In accessory exercises more exclusive to the Olympic lifts, I also worked heavy overhead supports into my program, again with emphasis on very low reps and maximum weights. I also continued to perform military presses to work the deltoids and triceps through a more deliberate movement, getting some work for the sticking points, which the jerk training left untouched. Due to his wrist issues, Bill provided the watchful eye, but abstained from the overhead supports. In most cases, when an accessory exercise utilized heavier weights than the lift it was enhancing, it followed that exercise and the weight progression continued upward from that for very few sets of very few reps, 2s and 3s being the norm. Any break in form at these weights signaled the end of that exercise for the day.

During the time he was in Hawaii, I never knew of Bill going to the beach. But we did do “beach work” exercises, like curls for girls, etc. The equipment selection at the U.H. weight room was basic, to say the least. Benches, power racks, incline, hyperextension bench, sit-up board, calf machine and dip and chin stations. Much of what you will find in a modern weight room was conspicuous by its absence. Because weight training was optional, even for the football players, the team consisted of some weightlifting brutes, mixed in with some powder-puff gaps in the lineup, which other teams were only too happy to exploit. Those who abstained never caught on that liberal doses of the Big 3 might have minimized the asskicking that they took weekly. Interestingly, but not surprising was the fact that the only U.H. players to reach the pro ranks were those who followed Bill’s programs in The Strongest Shall Survive.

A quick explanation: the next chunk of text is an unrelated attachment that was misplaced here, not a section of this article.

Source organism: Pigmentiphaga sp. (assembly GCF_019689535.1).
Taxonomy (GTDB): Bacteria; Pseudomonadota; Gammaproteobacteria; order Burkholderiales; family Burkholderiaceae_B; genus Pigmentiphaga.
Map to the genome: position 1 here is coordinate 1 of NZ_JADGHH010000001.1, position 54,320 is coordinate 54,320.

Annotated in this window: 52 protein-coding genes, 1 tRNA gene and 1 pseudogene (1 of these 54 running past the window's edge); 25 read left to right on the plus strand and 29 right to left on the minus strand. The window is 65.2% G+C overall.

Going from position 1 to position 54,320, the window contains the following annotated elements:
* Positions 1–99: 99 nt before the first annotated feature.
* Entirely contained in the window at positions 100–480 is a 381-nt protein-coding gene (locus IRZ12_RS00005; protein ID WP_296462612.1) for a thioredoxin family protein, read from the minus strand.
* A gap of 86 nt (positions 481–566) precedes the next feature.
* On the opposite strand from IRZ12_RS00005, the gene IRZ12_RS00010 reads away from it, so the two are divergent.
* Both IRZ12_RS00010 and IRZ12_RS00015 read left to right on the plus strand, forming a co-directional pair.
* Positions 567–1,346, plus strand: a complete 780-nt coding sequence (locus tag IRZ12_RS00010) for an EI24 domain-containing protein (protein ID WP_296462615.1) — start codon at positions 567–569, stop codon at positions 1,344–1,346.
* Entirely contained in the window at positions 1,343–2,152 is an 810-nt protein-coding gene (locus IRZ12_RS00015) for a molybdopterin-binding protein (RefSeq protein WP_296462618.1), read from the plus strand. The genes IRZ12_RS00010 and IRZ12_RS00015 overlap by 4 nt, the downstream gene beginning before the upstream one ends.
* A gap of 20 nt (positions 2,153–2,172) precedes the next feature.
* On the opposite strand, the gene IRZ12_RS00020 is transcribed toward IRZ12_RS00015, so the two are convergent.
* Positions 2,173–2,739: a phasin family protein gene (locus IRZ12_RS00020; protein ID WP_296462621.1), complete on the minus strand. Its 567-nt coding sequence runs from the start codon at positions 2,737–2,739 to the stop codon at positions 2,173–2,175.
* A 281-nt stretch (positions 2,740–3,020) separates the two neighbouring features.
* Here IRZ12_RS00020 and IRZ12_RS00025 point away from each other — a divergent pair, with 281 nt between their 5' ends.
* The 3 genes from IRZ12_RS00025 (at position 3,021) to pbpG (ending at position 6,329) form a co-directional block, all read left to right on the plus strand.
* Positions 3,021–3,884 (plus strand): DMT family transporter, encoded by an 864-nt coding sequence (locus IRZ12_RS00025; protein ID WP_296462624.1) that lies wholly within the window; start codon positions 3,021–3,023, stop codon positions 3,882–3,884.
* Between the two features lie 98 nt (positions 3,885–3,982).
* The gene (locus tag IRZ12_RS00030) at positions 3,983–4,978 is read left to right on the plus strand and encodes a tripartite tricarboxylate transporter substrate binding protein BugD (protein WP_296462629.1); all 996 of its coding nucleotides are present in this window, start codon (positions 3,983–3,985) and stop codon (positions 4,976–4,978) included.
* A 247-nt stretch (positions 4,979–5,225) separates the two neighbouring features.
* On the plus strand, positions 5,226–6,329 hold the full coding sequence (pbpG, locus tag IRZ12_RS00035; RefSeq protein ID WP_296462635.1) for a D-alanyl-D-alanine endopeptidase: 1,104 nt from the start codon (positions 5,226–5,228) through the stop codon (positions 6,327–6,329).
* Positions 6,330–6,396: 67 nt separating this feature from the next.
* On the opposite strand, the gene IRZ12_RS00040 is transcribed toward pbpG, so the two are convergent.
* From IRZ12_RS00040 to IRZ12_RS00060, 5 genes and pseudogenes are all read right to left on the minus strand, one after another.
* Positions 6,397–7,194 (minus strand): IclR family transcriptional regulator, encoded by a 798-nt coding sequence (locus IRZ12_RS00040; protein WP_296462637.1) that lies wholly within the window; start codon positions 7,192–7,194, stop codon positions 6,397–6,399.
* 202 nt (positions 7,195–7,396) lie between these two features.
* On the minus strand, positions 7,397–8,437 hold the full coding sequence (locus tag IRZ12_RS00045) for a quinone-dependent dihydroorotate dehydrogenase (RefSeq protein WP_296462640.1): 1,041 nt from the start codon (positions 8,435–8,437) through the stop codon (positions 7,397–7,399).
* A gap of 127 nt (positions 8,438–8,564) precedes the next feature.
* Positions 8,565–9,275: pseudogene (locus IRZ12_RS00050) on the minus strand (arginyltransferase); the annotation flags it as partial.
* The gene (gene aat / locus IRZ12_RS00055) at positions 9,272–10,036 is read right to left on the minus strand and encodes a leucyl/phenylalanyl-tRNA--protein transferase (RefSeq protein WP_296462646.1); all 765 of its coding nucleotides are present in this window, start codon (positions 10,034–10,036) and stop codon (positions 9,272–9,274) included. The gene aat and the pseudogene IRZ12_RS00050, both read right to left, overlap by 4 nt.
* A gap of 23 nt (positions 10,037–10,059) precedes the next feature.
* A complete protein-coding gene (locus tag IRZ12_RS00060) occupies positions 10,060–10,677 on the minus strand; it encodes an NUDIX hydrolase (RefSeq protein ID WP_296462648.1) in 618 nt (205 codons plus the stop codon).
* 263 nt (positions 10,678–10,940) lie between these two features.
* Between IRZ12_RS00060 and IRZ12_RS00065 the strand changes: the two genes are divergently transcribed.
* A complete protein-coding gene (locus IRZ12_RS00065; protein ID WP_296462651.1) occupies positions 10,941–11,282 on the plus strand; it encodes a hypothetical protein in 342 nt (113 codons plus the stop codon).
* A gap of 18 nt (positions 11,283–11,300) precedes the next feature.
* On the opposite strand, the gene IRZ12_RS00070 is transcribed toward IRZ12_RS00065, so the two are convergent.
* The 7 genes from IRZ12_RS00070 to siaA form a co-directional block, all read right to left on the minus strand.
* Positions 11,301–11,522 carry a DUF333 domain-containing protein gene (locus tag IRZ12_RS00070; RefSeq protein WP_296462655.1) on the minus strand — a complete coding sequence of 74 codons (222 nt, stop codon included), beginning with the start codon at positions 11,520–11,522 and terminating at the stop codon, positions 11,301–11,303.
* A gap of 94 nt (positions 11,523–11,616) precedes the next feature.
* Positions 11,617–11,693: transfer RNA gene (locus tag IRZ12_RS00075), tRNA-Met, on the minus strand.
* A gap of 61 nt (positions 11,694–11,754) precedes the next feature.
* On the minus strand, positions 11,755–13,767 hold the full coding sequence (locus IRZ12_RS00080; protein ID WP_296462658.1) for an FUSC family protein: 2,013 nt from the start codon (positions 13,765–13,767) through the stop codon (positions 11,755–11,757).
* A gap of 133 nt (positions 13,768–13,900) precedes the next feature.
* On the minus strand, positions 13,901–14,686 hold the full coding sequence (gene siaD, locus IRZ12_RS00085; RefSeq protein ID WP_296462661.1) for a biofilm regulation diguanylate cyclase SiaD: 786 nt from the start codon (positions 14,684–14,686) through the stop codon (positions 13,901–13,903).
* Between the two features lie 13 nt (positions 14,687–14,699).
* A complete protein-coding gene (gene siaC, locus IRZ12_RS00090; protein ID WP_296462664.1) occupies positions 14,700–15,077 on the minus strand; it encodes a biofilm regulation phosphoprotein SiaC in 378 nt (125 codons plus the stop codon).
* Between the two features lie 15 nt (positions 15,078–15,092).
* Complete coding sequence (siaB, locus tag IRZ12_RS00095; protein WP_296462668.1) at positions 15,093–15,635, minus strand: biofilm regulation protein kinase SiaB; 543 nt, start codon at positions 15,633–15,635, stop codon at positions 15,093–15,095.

Bill’s nickname while at the University was Odin. All you had to do was walk into the weight room and you got a nickname. Bill came up with all of them. There was Thor, Hulk, Debbie Dorm, Bubbles, Wonder Woman, Chlorine Chris, Silk Shirt, and a host of others. When he sent a copy of his second book, Defying Gravity, to me, he inscribed it, “To Big, of all the athletes I ever trained, you are my favorite. Bill Starr”. Knowing Bill’s sense of humor, I have to at least suspect that may have been his standard inscription. If it is, I don’t really want to know about it. Funny, it didn’t look like a rubber stamp. Incidentally, the name Big came from Big Stephen, which he assigned to me because there was another guy named Stephen who was a weight class below me. His nickname: Little. Thank heavens for those extra 15 lbs.